Assessing new cell phone text and video services
The cell phone is a social medium developing into a multimedia digital platform that provides, obtains, and shares personal and social information. Thus, digital divide, social support, and privacy issues familiar to students of the Internet are here applied to understanding why people may be more or less interested in new text and video cell phone services. The first part of this study develops a basic model of demographic, social, and prior technology use influences on interest in three categories of cell phone text and video services derived from uses and gratifications studies of traditional and new media services--surveillance, entertainment, and instrumental. Hypotheses from this model were tested using data from an April 2007 US national random-digit dialing telephone survey. The by-now familiar digital divide demographics had both indirect and direct influences on assessments of these sets of services, although primarily for entertainment services (which were also negatively influenced by concerns about privacy threats). Surveillance services--here, providing location of family, friends and self to each other--were more positively assessed when family and friends lived closer, and with less prior communication technology use. Instrumental services--such as directions when lost and health emergency information--were more positively assessed by those with greater social support and a stronger belief in privacy rights. Thus, while overall only the entertainment services were even moderately explained, there were understandable differences in influences among the three sets of services, with demographic factors predominating.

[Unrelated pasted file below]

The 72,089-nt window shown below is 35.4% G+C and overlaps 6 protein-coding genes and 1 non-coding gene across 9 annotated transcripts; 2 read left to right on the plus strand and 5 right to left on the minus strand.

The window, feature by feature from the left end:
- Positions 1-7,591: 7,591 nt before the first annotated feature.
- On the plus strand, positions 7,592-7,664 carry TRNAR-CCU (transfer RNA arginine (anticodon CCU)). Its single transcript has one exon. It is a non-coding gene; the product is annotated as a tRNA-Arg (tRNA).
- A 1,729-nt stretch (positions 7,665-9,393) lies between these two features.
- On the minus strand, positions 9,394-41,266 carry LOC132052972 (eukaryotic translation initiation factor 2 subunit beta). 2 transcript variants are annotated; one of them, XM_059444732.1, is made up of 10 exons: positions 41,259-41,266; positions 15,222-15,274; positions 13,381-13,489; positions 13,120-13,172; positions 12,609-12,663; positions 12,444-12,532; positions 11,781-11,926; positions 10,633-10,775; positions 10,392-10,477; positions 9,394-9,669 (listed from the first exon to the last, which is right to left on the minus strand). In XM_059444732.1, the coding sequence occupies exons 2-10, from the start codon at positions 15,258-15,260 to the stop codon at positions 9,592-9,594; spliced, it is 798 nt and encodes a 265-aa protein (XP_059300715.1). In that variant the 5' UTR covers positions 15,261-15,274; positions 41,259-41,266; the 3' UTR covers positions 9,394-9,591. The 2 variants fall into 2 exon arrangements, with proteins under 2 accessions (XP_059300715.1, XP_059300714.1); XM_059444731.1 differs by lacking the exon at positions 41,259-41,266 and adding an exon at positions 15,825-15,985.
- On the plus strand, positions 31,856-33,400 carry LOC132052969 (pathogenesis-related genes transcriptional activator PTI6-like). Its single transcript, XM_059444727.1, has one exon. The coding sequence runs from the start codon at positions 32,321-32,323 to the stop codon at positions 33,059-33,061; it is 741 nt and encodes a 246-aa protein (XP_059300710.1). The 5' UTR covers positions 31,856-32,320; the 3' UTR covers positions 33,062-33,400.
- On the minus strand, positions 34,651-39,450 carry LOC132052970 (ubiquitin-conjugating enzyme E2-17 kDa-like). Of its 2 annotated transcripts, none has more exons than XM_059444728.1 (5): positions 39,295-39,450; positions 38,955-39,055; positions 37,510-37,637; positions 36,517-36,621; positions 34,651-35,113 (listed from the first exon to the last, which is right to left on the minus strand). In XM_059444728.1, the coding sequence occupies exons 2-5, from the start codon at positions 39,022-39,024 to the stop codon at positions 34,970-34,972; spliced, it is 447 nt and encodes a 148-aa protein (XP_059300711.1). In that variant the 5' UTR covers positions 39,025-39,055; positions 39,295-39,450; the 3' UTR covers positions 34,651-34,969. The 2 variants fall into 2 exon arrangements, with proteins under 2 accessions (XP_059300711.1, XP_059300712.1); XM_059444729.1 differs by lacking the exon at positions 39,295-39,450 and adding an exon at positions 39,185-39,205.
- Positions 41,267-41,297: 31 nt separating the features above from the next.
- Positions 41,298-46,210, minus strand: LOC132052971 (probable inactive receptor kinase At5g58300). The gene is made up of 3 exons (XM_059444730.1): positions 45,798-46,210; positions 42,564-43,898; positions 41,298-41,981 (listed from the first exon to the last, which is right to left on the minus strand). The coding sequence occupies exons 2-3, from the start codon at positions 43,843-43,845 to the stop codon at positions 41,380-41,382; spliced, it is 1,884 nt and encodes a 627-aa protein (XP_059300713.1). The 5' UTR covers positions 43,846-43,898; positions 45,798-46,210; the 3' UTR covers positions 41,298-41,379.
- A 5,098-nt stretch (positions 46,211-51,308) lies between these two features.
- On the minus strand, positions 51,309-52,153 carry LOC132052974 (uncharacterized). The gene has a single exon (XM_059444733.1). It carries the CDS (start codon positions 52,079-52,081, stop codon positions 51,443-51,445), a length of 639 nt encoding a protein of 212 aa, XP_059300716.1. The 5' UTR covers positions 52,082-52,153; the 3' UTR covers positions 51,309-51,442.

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Volume (Year): 32 (2008)
Issue (Month): 7 (August)
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